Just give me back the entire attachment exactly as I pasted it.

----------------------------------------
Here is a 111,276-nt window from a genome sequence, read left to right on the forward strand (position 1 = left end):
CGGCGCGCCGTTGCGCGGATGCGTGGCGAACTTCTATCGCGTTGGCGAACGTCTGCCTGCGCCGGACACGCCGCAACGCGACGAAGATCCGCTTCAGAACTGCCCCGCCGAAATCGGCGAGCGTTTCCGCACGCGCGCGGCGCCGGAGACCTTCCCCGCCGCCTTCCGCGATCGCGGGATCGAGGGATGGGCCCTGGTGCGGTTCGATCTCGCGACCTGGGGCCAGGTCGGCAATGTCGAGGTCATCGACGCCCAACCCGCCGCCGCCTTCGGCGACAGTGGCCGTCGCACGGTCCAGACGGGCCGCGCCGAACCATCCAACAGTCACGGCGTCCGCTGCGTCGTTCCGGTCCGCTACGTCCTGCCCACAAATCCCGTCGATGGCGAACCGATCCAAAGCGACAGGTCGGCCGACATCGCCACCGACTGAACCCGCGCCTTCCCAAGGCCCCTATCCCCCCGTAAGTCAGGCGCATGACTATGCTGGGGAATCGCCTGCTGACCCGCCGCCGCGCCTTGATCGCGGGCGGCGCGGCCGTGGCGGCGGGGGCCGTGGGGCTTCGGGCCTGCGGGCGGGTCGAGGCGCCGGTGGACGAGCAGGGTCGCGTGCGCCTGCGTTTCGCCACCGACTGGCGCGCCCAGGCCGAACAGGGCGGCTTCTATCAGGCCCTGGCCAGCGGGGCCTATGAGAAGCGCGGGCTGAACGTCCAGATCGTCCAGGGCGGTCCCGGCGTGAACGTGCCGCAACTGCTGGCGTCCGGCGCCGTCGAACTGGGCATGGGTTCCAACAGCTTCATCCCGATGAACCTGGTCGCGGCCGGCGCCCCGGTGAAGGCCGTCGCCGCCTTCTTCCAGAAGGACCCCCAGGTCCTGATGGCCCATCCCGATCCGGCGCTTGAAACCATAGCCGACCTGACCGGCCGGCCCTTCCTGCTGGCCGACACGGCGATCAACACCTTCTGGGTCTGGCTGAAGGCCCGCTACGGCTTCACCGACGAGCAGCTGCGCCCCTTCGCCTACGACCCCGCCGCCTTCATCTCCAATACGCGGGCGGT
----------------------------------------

Here is a 111,276-nt window from a genome sequence, read left to right on the forward strand (position 1 = left end):
CGGCGCGCCGTTGCGCGGATGCGTGGCGAACTTCTATCGCGTTGGCGAACGTCTGCCTGCGCCGGACACGCCGCAACGCGACGAAGATCCGCTTCAGAACTGCCCCGCCGAAATCGGCGAGCGTTTCCGCACGCGCGCGGCGCCGGAGACCTTCCCCGCCGCCTTCCGCGATCGCGGGATCGAGGGATGGGCCCTGGTGCGGTTCGATCTCGCGACCTGGGGCCAGGTCGGCAATGTCGAGGTCATCGACGCCCAACCCGCCGCCGCCTTCGGCGACAGTGGCCGTCGCACGGTCCAGACGGGCCGCGCCGAACCATCCAACAGTCACGGCGTCCGCTGCGTCGTTCCGGTCCGCTACGTCCTGCCCACAAATCCCGTCGATGGCGAACCGATCCAAAGCGACAGGTCGGCCGACATCGCCACCGACTGAACCCGCGCCTTCCCAAGGCCCCTATCCCCCCGTAAGTCAGGCGCATGACTATGCTGGGGAATCGCCTGCTGACCCGCCGCCGCGCCTTGATCGCGGGCGGCGCGGCCGTGGCGGCGGGGGCCGTGGGGCTTCGGGCCTGCGGGCGGGTCGAGGCGCCGGTGGACGAGCAGGGTCGCGTGCGCCTGCGTTTCGCCACCGACTGGCGCGCCCAGGCCGAACAGGGCGGCTTCTATCAGGCCCTGGCCAGCGGGGCCTATGAGAAGCGCGGGCTGAACGTCCAGATCGTCCAGGGCGGTCCCGGCGTGAACGTGCCGCAACTGCTGGCGTCCGGCGCCGTCGAACTGGGCATGGGTTCCAACAGCTTCATCCCGATGAACCTGGTCGCGGCCGGCGCCCCGGTGAAGGCCGTCGCCGCCTTCTTCCAGAAGGACCCCCAGGTCCTGATGGCCCATCCCGATCCGGCGCTTGAAACCATAGCCGACCTGACCGGCCGGCCCTTCCTGCTGGCCGACACGGCGATCAACACCTTCTGGGTCTGGCTGAAGGCCCGCTACGGCTTCACCGACGAGCAGCTGCGCCCCTTCGCCTACGACCCCGCCGCCTTCATCTCCAATACGCGGGCGGT